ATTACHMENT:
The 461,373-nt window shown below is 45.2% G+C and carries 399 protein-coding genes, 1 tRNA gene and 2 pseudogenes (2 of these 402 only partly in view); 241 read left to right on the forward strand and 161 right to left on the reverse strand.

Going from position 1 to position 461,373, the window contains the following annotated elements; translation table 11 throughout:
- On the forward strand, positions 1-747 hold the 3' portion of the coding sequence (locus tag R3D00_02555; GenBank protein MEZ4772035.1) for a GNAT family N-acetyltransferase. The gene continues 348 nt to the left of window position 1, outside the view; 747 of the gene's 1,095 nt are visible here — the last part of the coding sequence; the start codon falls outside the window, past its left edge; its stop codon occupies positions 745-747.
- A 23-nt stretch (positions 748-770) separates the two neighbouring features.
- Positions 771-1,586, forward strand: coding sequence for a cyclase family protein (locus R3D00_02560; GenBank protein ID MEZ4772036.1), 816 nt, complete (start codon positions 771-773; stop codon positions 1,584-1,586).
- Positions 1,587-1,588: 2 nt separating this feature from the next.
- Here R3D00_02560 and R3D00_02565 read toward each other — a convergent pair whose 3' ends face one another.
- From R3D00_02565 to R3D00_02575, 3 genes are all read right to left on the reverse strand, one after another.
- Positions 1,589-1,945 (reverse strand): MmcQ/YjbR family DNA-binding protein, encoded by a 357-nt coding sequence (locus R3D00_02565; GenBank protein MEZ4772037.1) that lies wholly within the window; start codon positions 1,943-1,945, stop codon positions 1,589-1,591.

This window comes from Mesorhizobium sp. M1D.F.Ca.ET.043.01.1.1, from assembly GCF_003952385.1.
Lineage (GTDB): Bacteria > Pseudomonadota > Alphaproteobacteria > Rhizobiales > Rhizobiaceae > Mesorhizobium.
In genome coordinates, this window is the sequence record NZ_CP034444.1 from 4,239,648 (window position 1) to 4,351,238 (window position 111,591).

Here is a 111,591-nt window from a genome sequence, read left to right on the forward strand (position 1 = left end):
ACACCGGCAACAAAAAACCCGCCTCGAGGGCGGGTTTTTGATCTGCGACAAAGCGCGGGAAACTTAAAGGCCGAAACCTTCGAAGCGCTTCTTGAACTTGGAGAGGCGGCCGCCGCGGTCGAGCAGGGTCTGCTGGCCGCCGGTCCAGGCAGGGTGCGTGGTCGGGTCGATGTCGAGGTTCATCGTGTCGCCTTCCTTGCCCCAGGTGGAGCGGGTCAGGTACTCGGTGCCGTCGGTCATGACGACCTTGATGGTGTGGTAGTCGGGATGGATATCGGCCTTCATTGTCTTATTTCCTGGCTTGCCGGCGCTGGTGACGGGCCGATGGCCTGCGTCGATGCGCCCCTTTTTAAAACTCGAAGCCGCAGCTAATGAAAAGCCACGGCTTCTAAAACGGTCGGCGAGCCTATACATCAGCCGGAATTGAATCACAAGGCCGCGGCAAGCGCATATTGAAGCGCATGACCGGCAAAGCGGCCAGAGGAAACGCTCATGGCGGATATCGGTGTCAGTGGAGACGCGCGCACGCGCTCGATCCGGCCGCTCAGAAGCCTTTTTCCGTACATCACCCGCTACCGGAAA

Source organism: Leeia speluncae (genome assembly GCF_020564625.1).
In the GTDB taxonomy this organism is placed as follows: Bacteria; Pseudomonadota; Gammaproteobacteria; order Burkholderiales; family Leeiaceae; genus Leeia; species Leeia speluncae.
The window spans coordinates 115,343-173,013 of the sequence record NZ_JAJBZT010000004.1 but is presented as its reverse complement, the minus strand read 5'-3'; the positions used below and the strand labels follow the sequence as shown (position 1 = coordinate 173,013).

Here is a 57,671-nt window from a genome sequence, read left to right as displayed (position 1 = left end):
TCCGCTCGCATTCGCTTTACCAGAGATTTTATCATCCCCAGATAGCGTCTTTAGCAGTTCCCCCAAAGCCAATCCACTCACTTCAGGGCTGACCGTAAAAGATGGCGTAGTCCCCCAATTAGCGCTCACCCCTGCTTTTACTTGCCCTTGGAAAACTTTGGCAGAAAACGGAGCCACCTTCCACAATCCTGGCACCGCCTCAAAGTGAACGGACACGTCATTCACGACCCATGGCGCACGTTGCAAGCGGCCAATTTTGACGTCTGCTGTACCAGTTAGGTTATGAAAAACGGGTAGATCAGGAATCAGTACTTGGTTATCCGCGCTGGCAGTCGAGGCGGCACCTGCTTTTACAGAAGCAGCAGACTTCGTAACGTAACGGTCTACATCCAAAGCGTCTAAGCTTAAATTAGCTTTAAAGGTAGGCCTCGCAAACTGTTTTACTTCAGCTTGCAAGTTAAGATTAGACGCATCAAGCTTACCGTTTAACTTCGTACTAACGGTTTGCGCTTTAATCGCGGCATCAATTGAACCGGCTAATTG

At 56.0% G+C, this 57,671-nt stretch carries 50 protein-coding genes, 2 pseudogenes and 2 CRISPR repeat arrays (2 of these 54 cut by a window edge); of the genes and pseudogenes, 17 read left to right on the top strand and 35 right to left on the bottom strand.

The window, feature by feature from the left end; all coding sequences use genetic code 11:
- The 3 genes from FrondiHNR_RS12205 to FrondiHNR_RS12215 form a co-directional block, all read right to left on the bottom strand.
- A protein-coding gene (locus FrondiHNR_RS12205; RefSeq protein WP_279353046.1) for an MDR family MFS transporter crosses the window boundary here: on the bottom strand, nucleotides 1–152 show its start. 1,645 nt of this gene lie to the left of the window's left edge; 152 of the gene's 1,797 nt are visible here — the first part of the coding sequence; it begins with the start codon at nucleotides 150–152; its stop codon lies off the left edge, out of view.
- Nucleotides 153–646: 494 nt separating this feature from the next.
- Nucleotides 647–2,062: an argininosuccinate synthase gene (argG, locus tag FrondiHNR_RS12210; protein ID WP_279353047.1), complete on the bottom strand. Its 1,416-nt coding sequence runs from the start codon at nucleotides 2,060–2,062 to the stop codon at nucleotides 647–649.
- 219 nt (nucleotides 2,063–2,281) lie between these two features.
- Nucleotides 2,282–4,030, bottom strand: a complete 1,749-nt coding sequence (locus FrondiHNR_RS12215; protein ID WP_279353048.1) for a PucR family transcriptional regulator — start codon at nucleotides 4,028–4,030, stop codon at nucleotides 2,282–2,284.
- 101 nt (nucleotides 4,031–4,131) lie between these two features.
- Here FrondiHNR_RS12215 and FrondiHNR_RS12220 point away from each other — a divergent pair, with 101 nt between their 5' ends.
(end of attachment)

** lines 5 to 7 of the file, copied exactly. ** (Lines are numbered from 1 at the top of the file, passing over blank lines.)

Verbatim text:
- Positions 771-1,586, forward strand: coding sequence for a cyclase family protein (locus R3D00_02560; GenBank protein ID MEZ4772036.1), 816 nt, complete (start codon positions 771-773; stop codon positions 1,584-1,586).
- Positions 1,587-1,588: 2 nt separating this feature from the next.
- Here R3D00_02560 and R3D00_02565 read toward each other — a convergent pair whose 3' ends face one another.